JAKARTA (TheInsiderStories) – Coordinating Minister for Maritime Affairs Luhut Binsar Pandjaitan said that there will be a temporary decision on palm oil ban from the European Union (EU) on June 27. The statement comes out after he met with the EU Ambassador to Indonesia Vincent Guerend on Friday (15/06).
Guerend confirmed that his conversation with Luhut was related to the palm oil ban. He, however, was reluctant to provide details regarding his conversation with the minister.
The EU had planned to apply a ban on the use of palm oil as a source of bio fuel in Europe by 2021. The organization was banned Indonesian palm oil in order to prevent deforestation and meet their ambitious climate goals.
Responding on the policy, Indonesia’s governments threatened to fight back against EU in palm oil ban by cutting imports from the region. Indonesia previously decides a defensive strategy to solve this issue by explaining the eco-friendly condition of palm oil plantation in this country.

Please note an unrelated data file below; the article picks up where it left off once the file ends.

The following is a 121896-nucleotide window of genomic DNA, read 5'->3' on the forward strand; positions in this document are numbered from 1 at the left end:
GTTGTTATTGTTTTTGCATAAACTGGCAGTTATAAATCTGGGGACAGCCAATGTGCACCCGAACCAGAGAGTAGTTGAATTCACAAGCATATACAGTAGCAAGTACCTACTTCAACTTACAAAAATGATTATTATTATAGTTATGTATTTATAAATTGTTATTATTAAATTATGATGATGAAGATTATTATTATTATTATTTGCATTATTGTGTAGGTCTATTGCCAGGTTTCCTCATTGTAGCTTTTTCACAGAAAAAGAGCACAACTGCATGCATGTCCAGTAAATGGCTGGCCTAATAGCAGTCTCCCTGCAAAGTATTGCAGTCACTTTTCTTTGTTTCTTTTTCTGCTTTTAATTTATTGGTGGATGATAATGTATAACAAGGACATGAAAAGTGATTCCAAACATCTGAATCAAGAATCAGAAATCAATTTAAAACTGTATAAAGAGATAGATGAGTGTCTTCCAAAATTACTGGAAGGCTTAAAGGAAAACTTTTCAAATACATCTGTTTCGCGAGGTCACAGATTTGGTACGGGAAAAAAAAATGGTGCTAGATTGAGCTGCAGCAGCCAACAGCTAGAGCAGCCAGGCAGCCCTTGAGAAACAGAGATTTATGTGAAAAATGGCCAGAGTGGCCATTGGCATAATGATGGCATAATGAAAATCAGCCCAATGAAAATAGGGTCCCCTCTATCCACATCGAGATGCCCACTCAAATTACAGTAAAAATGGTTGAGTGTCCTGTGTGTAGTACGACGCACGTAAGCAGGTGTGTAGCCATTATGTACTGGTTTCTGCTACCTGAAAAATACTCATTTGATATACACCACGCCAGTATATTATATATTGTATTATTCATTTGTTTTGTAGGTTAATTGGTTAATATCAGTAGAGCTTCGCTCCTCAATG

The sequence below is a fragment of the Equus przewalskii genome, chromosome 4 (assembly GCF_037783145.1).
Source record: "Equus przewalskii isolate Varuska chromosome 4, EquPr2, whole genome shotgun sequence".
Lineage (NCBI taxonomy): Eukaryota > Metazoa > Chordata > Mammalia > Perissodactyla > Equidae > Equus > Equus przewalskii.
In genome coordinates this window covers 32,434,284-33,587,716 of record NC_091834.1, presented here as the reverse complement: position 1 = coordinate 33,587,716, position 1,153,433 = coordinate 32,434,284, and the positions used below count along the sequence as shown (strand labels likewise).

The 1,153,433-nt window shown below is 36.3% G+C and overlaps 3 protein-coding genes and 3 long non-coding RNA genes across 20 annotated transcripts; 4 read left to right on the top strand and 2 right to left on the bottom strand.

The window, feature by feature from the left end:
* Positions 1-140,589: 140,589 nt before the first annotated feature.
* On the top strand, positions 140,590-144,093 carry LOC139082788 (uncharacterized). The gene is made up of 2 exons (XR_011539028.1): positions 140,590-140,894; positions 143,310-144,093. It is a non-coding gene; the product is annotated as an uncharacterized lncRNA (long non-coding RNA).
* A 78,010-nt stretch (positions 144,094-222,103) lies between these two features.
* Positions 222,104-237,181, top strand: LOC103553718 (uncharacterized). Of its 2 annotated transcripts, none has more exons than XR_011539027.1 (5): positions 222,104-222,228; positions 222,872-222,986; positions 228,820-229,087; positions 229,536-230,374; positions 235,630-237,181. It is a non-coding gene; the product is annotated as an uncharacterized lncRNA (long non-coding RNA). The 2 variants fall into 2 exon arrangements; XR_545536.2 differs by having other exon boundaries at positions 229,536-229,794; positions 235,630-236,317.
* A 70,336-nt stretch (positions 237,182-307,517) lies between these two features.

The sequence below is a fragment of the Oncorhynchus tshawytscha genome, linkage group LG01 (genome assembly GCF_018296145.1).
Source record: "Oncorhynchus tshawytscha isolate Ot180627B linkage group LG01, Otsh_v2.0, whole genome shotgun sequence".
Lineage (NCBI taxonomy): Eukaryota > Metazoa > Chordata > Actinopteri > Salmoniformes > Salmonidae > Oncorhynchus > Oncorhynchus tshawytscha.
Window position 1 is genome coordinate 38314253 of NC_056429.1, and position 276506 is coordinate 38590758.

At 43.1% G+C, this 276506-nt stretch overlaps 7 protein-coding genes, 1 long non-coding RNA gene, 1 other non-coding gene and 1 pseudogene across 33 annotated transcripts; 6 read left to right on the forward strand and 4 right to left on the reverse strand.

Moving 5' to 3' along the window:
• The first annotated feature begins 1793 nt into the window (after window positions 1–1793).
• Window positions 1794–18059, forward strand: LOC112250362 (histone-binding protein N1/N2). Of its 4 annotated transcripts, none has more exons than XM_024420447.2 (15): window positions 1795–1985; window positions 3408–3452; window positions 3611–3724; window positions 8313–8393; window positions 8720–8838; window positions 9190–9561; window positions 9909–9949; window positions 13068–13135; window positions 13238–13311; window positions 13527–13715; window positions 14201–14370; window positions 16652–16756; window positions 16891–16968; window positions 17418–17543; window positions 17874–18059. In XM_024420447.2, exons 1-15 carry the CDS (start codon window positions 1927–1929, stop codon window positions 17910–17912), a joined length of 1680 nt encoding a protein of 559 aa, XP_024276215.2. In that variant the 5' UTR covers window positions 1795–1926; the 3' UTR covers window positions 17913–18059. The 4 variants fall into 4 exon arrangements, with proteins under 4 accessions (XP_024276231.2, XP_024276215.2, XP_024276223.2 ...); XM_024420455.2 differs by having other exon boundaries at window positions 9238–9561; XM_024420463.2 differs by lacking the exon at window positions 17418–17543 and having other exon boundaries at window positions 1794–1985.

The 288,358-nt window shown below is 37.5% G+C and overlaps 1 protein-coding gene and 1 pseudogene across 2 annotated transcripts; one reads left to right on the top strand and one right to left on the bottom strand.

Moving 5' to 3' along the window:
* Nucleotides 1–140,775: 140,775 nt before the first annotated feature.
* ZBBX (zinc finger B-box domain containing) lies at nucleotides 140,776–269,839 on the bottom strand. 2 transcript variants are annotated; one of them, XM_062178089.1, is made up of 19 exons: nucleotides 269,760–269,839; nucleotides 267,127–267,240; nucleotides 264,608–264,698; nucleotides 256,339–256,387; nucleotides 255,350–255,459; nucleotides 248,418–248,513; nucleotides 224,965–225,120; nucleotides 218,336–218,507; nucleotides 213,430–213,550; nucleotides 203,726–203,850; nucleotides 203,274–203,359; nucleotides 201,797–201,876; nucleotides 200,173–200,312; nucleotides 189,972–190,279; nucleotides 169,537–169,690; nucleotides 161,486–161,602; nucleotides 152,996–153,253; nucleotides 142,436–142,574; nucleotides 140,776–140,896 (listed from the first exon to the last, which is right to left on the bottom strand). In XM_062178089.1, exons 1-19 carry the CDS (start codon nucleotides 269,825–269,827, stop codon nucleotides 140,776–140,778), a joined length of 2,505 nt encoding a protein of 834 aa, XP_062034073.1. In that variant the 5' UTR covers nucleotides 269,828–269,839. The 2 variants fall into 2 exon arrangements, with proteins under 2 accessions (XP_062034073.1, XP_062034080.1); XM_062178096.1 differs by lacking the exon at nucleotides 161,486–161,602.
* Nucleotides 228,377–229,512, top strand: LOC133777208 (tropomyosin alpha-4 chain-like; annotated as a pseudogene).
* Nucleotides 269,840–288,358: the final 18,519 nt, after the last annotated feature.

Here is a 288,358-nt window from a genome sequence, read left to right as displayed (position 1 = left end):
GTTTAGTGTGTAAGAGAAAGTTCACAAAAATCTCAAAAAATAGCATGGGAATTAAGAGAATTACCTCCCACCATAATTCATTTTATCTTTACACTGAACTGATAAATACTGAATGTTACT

But now, one of the world’s biggest palm oil producer decides to use an offensive strategy to handle this issue. Minister of Trade Enggartiasto Lukita said the offensive policy to handle this issue already approved by the Vice President Jusuf Kalla.
Furthermore, Indonesia will consolidate with the Malaysia’s Governments to take a step against palm oil ban by EU. The government will delegate the ambassador for Malaysia to discuss this issue further.
The palm oil ban potentially harm Indonesia and Malaysia’s economy since the both are the biggest palm oil exporters in the world. For the both countries, the EU is the second biggest palm oil importer after India.
Last year, Indonesian exported a total of 28 million tonnes of crude palm oil (CPO), valued US$23 billion, contributed to 12 percent of the country’s export. While Malaysia produced around 19.5 million tonnes last year with an export value of $25 billion.
The same reactions comes from the other biggest palm oil producer Malaysia. Plantation Industry and Commodities Minister Datuk Seri Mah Siew Keong last March said the ban will disturb the EU-Malaysia free trade agreement negotiation.
The Malaysia’s government viewed the palm oil ban as a discrimination against the poor people in Malaysia and Indonesia. He explained palm oil ban will hit the livelihoods of more than 650,000 smallholders living in rural Malaysia.